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An abdominal mass is any localized enlargement or swelling in the human abdomen. Depending on its location, the abdominal mass may be caused by an enlarged liver (hepatomegaly), enlarged spleen (splenomegaly), protruding kidney, a pancreatic mass, a retroperitoneal mass (a mass in the posterior of the peritoneum), an abdominal aortic aneurysm, or various tumours, such as those caused by abdominal carcinomatosis and omental metastasis. The treatments depend on the cause, and may range from watchful waiting to radical surgery.
Additional recommended knowledge
Many abdominal masses are discovered incidentally during routine physical examination. When they present symptomatically, abdominal masses are most frequently associated with pain or digestive problems. However, depending on the cause, masses may be associated with other signs and symptoms, such as jaundice or bowel obstruction.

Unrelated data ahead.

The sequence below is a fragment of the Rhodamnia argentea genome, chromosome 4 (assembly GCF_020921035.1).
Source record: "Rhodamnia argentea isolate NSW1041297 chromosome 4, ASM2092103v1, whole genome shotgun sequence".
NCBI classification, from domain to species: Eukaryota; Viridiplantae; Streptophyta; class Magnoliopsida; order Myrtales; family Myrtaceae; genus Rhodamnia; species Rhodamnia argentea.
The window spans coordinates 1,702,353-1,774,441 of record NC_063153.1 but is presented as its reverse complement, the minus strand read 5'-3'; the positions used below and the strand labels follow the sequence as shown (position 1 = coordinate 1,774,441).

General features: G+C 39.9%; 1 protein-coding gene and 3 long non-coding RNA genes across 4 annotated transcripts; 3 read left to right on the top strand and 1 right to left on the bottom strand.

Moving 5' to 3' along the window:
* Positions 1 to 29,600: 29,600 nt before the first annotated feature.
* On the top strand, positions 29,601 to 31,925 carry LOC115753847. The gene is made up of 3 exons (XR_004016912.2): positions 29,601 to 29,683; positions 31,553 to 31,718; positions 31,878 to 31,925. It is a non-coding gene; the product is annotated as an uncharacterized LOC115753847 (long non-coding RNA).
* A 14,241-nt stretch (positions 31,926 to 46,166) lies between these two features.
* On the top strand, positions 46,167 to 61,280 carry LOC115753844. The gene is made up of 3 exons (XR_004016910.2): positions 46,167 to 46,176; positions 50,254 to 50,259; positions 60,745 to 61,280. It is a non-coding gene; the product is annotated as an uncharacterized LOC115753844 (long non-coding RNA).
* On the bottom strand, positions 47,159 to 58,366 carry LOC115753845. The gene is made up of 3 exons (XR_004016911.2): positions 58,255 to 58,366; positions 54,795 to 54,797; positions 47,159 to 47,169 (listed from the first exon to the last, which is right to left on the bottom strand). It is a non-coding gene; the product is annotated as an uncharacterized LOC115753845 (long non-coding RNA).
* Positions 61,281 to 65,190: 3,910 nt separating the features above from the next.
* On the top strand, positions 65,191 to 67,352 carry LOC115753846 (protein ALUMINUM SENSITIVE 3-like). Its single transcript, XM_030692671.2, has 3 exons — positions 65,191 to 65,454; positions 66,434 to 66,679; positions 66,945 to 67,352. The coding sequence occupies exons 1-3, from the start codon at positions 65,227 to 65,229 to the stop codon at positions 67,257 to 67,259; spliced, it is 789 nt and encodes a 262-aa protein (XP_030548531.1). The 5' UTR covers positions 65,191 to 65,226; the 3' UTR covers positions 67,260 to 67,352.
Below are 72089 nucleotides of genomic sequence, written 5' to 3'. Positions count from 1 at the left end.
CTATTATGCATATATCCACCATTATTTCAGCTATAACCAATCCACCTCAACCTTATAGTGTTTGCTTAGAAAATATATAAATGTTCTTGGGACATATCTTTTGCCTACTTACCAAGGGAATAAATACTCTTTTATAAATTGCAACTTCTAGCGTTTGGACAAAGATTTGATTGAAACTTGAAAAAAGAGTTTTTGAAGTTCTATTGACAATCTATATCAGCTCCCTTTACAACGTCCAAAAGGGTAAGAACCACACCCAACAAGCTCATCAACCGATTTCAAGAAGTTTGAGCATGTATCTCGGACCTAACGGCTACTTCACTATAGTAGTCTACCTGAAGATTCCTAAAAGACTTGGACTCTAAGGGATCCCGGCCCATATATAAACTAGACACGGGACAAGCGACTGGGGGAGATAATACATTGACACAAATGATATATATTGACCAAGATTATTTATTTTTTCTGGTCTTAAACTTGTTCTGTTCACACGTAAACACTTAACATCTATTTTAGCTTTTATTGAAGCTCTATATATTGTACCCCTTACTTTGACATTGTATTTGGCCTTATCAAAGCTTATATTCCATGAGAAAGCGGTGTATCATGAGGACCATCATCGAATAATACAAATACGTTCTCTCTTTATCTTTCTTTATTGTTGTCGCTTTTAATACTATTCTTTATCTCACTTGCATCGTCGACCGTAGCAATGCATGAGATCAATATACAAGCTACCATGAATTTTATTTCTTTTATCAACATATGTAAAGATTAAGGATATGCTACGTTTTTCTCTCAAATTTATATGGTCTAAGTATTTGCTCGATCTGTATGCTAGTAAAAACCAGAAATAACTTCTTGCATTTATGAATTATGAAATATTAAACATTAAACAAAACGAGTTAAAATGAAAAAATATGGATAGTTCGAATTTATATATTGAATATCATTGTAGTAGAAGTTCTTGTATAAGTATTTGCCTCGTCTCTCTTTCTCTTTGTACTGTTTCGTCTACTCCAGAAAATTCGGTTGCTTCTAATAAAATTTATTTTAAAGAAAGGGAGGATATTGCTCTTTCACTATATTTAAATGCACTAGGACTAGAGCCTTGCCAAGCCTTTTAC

During physical examination, the clinician must identify the location of the mass, as well as characterize its location (usually specified in terms of quadrants). The mass should be assessed for whether it is rigid or mobile. It should also be characterized for pulse or peristalsis, as these would help in further identifying the mass.
Routine blood tests are usually the next step in diagnosis after a thorough medical history and physical examination. They should include a full blood count, blood urea nitrogen (BUN), creatinine, and liver function tests such as albumin, international normalized ratio (INR), partial thromboplastin time (PTT), serum amylase and total bilirubin (TBIL). If late-stage liver disease is suspected, then a serum glucose may be appropriate.
|This article is licensed under the GNU Free Documentation License. It uses material from the Wikipedia article "Abdominal_mass". A list of authors is available in Wikipedia.|